Bo Hopkins had a long and distinguished acting career as one of the best in the United States. Between 1969 and 1979, the seasoned actor was known for his supporting appearances in a number of studio pictures. A few television shows and movies also included him.
There are almost 130 shows he’s been a part of. Phyllis Diller’s The Phyllis Diller Show was where he made his debut as Chub in 1966. In the years since, he has won numerous awards, including the Golden Boot Award.
In addition to his military service, he also worked in the entertainment sector. At the age of sixteen, Hopkins enlisted in the United States Army. After serving in the military, the late actor decided to pursue a career in acting. With the help of a few guest appearances on TV shows and summer stock, he was able to hone his skills.
Early Life of Bo Hopkins
As a nine-month-old infant, Bo Hopkins was adopted by a couple who were unable to conceive; his adoptive parents used to call him Billy. His biological parents are unknown.
A mill worker in Taylors, South Carolina, his father died suddenly when Bo was 39 years old, forcing Bo and his mother to relocate to a new house in Ware Shoals. In Lockhart, South Carolina, at the age of 12, Bo met his birth mother and half-siblings.
Bo was a troubled youngster who dropped out of school at the age of 16, yet he enlisted in the US Army and was sent to the 101st Airborne Division, one of the most elite units in the military.
He was stationed at Fort Jackson, Fort Pope, and Fort Gordon before being sent to Korea for a nine-month tour of duty there.
Bo Hopkins’s Career
1961 – 1970
A scholarship to study stage production and acting at the Pioneer Playhouse in Kentucky resulted from ‘Bo’ Hopkins’ interest in acting after he completed his military service.
He then proceeded to New York City, where he performed in several plays and studied at the Actors Studio, before moving to Hollywood. Small roles on television also began to come his way, with his first appearance on “The Phyllis Diller Show” in 1966 as Chub.
1971 – 1980
Hopkins’ first major role in the film was as Crazy Lee in Sam Peckinpah’s 1969 Revisionist Western “The Wild Bunch.” The film was nominated for an Academy Award for Best Original Screenplay since it is considered one of the best westerns.
American Graffiti (1973), created by Francis Ford Coppola, was followed by his roles as Joe in George Lucas’ coming-of-age comedy and Burt Reynolds’ sidekick Roy Boone in White Lightning (1973).
When he worked with Kirk Douglas again on his Western remake, “Posse,” two years later he played Wesley and appeared in “The Killer Elite” with James Caan and Robert Duvall as Jerome Miller.
His first leading part as Sheriff Duke came in 1976’s action film “A Small Town in Texas,” and his performance of Tex in Alan Parker and Oliver Stone’s 1978 prison drama “Midnight Express” followed in 1978.
Later, he played John Cooper in the NBC detective drama “The Rockford Files,” which starred James Garner, from 1978 to 1979.
The role of Matthew Blaisdel on “Dynasty,” a prime-time CW soap opera, was Bo Hopkins’ first major break in the 1980s (1981-1987). In addition to his role as Sheriff Dan Burke in the 1983 horror film “Sweet Sixteen,” he went on to star in other made-for-television movies, including “Ghost Dancing,” “Dark Horse,” and “A Smoky Mountain Christmas” (1986).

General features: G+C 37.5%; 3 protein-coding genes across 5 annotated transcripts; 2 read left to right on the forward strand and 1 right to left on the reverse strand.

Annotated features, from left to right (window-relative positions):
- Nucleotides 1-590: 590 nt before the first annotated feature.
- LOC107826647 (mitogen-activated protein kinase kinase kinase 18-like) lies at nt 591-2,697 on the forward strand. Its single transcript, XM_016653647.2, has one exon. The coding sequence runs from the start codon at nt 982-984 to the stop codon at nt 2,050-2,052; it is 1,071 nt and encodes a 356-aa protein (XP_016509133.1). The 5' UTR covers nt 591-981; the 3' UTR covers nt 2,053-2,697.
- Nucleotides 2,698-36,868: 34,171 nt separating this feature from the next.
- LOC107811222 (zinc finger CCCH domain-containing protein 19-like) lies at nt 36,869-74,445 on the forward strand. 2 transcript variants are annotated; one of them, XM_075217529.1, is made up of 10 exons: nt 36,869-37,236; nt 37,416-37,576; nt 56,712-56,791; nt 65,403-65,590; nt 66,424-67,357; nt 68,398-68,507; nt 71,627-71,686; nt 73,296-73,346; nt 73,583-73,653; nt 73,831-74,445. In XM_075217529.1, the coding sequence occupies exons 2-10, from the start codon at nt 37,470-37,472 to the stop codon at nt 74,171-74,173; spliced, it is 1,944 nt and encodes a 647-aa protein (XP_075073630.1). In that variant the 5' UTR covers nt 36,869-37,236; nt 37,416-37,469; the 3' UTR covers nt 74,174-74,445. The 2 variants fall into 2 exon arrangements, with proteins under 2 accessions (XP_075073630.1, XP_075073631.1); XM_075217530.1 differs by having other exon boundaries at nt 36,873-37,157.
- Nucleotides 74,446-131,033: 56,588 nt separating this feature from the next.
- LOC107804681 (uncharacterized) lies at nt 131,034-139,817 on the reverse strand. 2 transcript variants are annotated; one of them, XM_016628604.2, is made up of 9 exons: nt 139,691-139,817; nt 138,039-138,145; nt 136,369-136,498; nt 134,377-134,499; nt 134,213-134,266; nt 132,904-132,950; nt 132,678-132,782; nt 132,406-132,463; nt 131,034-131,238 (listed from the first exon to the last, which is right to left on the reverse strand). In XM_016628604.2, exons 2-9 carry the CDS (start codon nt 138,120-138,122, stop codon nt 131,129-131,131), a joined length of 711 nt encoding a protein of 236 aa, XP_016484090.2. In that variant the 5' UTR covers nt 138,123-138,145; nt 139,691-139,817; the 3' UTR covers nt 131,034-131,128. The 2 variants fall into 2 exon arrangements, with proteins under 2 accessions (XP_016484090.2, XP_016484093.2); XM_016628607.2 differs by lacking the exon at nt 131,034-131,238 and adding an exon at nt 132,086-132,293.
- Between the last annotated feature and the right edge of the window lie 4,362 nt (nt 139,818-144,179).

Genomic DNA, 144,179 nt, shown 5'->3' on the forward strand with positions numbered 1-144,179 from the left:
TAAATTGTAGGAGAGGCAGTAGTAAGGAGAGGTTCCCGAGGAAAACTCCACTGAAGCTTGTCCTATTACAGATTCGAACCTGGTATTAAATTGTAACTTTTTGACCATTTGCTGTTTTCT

As Sheriff Whistler and Ranger Steven Haynes, he appeared in the 1990 action-drama “The Final Alliance” alongside David Hasselhoff, followed by 1992’s “The Legend of Wolf Mountain.”
The Ballad of Little Jo” was directed by Maggie Greenwald in 1993 and starred Bo Hopkins as Frank Badger. With “Riders In The Storm” and “U-Turn,” he had his second and third major roles, playing Billy Van Owen in the Western and Ed in Oliver Stone’s noir crime thriller, respectively.
“A Crack In The Floor” (2001) and “Shade” (2003), which he also produced and played alongside Melanie Griffith, Sylvester Stallone, and Jamie Foxx) were two of Bo Hopkins’ most notable roles in the early 2000s. Three years after that, he appeared in Mia Goldman’s independent film “Open Window” as Tucker Brennan.
As time went on, however, he became less active in the quest for new projects, and he appeared on the big screen occasionally, most notably as Coach Morris in the 2013 family drama “A Little Christmas Business” and Papa Lamb in the 2016 comedy, “The Boys at the Bar.”
Bo most recently appeared as Papaw in Ron Howard’s drama “Hillbilly Elegy” (2020). He will play King Frederick in Joe Estevez’s next love drama, “Of God and Kings,” which is now in post-production and scheduled to be released in mid-2021.
Net Worth of Bo Hopkins
Bo Hopkins is an American actor with a net worth of $3 million. The month of February 1942 saw the arrival in the world of Bo Hopkins in Greenville, SC. As an actor, he’s appeared on stage, on television, and in movies. More than 130 acting roles are on Hopkins’ resume.
Bo Hopkins’s Personal Life
He has been married twice. He married his first wife, Norma Lee Woodle, on 30 October 1959 while still a minor. They had a daughter named Jane, but divorced on August 15, 1962, after a separation of three years. In 1989, Bo married Sian Eleanor Green, with whom he has a son, Matthew Hopkins, and they were together till his death.
A Los Angeles address is their current place of abode. Bo Hopkins’ hobbies include fishing and koi pond keeping. He’s also a great baseball fan, particularly of the Anaheim Angels.
How Old Was He at the Time of His Death?
American Graffiti” and “Wild Bunch” star Bo Hopkins died at the age of 80, according to The Hollywood Reporter. The actor’s death at a California hospital on Saturday was the result of a heart attack he had suffered a few weeks previously.
According to The Hollywood Reporter, Hopkins’ wife, Sian Hopkins, verified the news. The media outlet stated that Hopkins died at Valley Presbyterian Hospital in Van Nuys, California.